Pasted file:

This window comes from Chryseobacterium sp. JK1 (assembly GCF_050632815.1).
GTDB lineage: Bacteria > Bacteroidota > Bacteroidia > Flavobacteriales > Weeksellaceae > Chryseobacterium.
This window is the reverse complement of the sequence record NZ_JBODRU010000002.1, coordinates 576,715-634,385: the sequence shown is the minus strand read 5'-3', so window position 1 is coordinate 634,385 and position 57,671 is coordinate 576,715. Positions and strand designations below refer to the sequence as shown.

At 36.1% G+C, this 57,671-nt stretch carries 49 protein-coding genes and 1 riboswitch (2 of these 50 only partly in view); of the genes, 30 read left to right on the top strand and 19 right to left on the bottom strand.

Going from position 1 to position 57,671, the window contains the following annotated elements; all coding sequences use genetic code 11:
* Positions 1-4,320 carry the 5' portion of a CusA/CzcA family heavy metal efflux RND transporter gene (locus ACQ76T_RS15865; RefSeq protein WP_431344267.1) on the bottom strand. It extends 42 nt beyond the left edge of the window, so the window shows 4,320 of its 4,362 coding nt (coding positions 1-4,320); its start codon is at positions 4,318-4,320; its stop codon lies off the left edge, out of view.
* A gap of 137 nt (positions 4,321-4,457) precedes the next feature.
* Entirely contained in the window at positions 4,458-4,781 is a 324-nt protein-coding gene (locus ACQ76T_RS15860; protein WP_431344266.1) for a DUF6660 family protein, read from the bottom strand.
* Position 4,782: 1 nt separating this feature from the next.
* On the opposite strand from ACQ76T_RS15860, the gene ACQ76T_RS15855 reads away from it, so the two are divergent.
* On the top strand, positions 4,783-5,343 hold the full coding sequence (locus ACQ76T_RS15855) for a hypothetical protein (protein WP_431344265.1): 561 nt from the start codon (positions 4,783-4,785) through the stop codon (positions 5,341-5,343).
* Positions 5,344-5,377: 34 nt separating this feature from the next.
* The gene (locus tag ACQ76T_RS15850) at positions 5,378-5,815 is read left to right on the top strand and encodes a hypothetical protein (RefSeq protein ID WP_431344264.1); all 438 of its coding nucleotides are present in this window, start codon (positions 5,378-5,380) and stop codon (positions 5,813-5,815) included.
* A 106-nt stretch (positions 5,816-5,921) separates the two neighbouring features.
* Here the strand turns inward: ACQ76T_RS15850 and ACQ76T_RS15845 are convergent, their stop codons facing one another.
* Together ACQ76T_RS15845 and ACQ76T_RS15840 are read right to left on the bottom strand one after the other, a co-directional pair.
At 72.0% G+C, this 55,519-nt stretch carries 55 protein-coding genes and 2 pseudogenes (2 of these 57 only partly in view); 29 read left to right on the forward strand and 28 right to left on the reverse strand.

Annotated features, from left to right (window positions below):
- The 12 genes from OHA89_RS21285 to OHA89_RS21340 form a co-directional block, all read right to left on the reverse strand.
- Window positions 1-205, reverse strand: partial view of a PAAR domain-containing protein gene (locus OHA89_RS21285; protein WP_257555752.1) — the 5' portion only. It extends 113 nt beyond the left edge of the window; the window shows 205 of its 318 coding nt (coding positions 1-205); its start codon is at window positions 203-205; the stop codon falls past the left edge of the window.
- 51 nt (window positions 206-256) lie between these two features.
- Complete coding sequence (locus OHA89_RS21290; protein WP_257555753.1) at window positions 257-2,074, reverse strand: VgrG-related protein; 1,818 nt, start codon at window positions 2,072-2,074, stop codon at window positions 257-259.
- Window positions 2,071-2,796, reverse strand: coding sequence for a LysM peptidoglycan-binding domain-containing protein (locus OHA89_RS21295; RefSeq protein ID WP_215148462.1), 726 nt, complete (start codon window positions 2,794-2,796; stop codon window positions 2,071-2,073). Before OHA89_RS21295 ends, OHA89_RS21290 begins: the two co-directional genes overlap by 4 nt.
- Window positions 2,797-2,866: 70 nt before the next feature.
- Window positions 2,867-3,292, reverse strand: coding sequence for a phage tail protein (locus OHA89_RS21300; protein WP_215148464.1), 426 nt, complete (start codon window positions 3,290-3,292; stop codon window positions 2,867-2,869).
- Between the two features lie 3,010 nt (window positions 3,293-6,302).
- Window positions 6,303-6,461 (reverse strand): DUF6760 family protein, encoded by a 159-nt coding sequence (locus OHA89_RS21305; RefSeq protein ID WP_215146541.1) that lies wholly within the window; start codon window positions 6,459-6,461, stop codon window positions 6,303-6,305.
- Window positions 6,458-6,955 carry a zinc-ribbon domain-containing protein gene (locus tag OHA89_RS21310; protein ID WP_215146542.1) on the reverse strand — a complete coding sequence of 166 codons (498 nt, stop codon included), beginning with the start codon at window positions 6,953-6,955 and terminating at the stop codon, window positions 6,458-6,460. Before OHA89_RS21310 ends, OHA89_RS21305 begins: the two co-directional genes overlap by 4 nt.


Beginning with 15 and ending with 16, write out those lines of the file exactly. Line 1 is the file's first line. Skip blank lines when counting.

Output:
* Here the strand turns inward: ACQ76T_RS15850 and ACQ76T_RS15845 are convergent, their stop codons facing one another.
* Together ACQ76T_RS15845 and ACQ76T_RS15840 are read right to left on the bottom strand one after the other, a co-directional pair.